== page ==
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The role of plasma adenosine deaminase in chemoattractant-stimulated oxygen radical production in neutrophils
Linköping University, Department of Medical and Health Sciences, Division of Cardiovascular Medicine. Linköping University, Faculty of Health Sciences.
Linköping University, Department of Medical and Health Sciences, Pharmacology. Linköping University, Faculty of Health Sciences.
Linköping University, Department of Medical and Health Sciences, Pharmacology. Linköping University, Faculty of Health Sciences.
2010 (English)In: EUROPEAN JOURNAL OF CELL BIOLOGY, ISSN 0171-9335, Vol. 89, no 6, 462-467 p.Article in journal (Refereed) Published
Abstract [en]

Objectives: Adenosine deaminase (ADA) has a role in many immunity mediated disorders, such as asthma, tuberculosis and coronary artery disease. This study aims to investigate the ability of plasma ADA to modulate reactive oxygen species (ROS) production in neutrophils, and examine the involvement of adenosine and the cyclic AMP signaling pathway in this process. Methods: Neutrophils were stimulated, in the absence or presence of plasma, with the chemotactic peptide fMLP (formyl-methionyl-leucyl-phenylalanine), and the ROS production was determined with luminol-enhanced chemiluminescence. Activity of ADA was measured spectrophotometrically. Results: Plasma dose-dependently amplified the ROS generation in fMLP-stimulated neutrophils. In parallel, incubation of neutrophils in plasma elevated the total ADA-activity approximately 10 times from 1.3 U/ml to 12 U/ml. Inhibition of ADA, or type IV phosphodiesterases, significantly lowered the plasma-mediated ROS production. Furthermore, the high-affinity adenosine A(1) receptor antagonists DPCPX and 8-phenyltheophylline markedly inhibited the plasma-induced respiratory burst in neutrophils, suggesting an AI receptor-mediated mechanism. Conclusions: This study suggests that plasma ADA amplifies the release of toxic oxygen radicals from neutrophils through a downregulation of the inhibitory adenosine/cAMP-system and an enhanced activation of the stimulatory adenosine A(1)-receptor. This mechanism has probably a crucial role in regulating neutrophil function and in the defence against microbial infections. However, a sustained neutrophil activation could also contribute to inflammatory disorders such as atherosclerosis.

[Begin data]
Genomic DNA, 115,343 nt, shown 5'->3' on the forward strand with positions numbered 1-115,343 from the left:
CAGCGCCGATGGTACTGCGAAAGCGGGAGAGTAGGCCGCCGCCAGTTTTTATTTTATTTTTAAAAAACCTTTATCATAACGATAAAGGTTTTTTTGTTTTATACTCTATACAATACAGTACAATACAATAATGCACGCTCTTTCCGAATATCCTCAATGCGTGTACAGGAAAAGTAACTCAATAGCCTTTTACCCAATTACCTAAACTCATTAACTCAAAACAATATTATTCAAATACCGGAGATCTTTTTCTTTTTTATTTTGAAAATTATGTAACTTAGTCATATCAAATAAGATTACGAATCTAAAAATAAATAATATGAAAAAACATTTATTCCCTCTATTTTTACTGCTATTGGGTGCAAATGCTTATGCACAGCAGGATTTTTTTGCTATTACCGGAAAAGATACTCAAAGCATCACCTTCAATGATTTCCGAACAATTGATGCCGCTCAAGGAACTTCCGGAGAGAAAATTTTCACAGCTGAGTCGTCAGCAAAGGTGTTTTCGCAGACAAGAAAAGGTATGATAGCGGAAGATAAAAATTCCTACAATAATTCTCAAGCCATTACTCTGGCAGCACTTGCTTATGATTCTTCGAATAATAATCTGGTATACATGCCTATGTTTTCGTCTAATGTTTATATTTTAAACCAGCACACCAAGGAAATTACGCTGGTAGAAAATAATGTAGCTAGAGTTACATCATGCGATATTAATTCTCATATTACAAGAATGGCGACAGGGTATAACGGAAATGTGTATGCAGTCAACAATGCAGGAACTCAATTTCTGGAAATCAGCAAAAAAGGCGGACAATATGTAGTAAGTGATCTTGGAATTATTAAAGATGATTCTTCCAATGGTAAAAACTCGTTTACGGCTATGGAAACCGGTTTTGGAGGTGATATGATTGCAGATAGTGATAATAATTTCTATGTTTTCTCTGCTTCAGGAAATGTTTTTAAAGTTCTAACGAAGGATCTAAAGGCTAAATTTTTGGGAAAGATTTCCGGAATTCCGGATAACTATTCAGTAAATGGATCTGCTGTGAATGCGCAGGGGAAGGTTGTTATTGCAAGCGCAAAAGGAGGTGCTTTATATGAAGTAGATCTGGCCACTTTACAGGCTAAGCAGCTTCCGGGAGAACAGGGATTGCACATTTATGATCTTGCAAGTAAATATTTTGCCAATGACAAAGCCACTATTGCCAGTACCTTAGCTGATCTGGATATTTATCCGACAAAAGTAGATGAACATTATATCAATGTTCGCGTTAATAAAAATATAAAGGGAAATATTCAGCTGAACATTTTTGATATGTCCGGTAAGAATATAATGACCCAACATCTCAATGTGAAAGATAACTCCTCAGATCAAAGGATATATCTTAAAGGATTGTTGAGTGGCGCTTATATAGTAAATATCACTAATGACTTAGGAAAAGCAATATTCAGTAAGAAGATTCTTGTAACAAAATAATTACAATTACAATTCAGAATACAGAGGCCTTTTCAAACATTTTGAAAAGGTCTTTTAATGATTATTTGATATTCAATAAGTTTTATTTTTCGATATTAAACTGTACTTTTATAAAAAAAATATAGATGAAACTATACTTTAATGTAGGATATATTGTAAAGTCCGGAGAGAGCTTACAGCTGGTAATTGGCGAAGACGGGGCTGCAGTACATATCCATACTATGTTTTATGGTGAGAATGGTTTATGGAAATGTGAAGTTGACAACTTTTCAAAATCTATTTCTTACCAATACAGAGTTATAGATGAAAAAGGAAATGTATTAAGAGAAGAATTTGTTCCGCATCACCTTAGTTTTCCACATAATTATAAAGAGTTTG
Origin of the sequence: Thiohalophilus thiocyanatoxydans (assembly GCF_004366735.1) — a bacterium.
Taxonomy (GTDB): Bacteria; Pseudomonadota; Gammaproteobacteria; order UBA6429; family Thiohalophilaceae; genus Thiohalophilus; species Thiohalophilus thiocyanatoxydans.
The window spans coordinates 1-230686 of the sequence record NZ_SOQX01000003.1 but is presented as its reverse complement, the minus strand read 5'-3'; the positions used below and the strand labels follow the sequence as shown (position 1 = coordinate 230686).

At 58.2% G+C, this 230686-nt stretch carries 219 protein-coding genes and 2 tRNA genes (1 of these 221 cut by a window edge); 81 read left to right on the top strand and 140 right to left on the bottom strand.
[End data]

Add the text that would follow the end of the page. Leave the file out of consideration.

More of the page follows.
Place, publisher, year, edition, pages
Elsevier Science B. V., Amsterdam , 2010. Vol. 89, no 6, 462-467 p.
Keyword [en]
Leukocyte, Reactive oxygen species, Adenosine deaminase, Plasma, Phosphodiesterase, Inflammation, Adenosine A1 receptor antagonist
National Category
Medical and Health Sciences
Identifiers
URN: urn:nbn:se:liu:diva-57157DOI: 10.1016/j.ejcb.2009.12.004ISI: 000277688100005OAI: oai:DiVA.org:liu-57157DiVA: diva2:323568
Available from: 2010-06-11 Created: 2010-06-11 Last updated: 2014-01-15Bibliographically approved

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Kälvegren, HannaBengtsson, Torbjörn

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